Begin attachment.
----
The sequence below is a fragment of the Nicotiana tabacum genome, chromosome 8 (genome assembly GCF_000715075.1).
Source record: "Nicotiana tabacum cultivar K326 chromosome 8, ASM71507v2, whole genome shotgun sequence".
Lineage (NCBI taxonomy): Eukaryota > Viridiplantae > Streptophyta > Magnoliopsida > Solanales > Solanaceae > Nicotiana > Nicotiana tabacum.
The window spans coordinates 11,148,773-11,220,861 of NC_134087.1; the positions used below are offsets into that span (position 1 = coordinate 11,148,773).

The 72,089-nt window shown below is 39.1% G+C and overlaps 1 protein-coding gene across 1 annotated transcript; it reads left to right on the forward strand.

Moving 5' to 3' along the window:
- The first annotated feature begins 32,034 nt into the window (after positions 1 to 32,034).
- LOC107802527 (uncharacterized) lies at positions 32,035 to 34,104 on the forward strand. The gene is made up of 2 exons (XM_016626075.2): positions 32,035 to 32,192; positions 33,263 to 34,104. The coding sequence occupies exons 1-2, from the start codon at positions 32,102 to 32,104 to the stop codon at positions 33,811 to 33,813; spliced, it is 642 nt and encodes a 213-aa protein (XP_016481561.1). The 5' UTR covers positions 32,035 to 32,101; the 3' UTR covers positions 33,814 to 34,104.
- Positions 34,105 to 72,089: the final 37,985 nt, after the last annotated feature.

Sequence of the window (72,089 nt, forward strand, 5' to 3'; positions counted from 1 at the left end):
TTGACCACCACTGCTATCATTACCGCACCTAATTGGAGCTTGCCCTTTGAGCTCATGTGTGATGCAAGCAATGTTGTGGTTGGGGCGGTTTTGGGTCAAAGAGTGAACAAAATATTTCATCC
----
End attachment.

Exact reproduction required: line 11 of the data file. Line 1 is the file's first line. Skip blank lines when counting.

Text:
TTGACCACCACTGCTATCATTACCGCACCTAATTGGAGCTTGCCCTTTGAGCTCATGTGTGATGCAAGCAATGTTGTGGTTGGGGCGGTTTTGGGTCAAAGAGTGAACAAAATATTTCATCC